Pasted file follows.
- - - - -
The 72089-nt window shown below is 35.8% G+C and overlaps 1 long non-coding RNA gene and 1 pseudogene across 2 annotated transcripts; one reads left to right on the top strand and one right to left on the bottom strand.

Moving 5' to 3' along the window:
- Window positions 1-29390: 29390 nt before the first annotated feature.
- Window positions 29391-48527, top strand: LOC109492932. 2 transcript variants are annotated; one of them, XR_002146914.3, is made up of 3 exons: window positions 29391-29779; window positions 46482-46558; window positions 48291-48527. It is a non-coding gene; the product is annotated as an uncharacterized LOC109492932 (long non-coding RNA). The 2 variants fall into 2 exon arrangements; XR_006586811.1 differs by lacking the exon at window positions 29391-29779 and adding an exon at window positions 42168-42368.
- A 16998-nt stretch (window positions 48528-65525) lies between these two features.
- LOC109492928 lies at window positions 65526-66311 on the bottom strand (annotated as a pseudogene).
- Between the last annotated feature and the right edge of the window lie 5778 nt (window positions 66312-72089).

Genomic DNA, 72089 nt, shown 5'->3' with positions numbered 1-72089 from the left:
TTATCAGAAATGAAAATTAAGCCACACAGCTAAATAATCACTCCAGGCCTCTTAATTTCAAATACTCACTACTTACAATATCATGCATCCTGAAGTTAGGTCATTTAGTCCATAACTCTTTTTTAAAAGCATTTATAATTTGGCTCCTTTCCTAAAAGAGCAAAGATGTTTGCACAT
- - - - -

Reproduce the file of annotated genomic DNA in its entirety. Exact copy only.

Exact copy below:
The 72089-nt window shown below is 35.8% G+C and overlaps 1 long non-coding RNA gene and 1 pseudogene across 2 annotated transcripts; one reads left to right on the top strand and one right to left on the bottom strand.

Moving 5' to 3' along the window:
- Window positions 1-29390: 29390 nt before the first annotated feature.
- Window positions 29391-48527, top strand: LOC109492932. 2 transcript variants are annotated; one of them, XR_002146914.3, is made up of 3 exons: window positions 29391-29779; window positions 46482-46558; window positions 48291-48527. It is a non-coding gene; the product is annotated as an uncharacterized LOC109492932 (long non-coding RNA). The 2 variants fall into 2 exon arrangements; XR_006586811.1 differs by lacking the exon at window positions 29391-29779 and adding an exon at window positions 42168-42368.
- A 16998-nt stretch (window positions 48528-65525) lies between these two features.
- LOC109492928 lies at window positions 65526-66311 on the bottom strand (annotated as a pseudogene).
- Between the last annotated feature and the right edge of the window lie 5778 nt (window positions 66312-72089).

Genomic DNA, 72089 nt, shown 5'->3' with positions numbered 1-72089 from the left:
TTATCAGAAATGAAAATTAAGCCACACAGCTAAATAATCACTCCAGGCCTCTTAATTTCAAATACTCACTACTTACAATATCATGCATCCTGAAGTTAGGTCATTTAGTCCATAACTCTTTTTTAAAAGCATTTATAATTTGGCTCCTTTCCTAAAAGAGCAAAGATGTTTGCACAT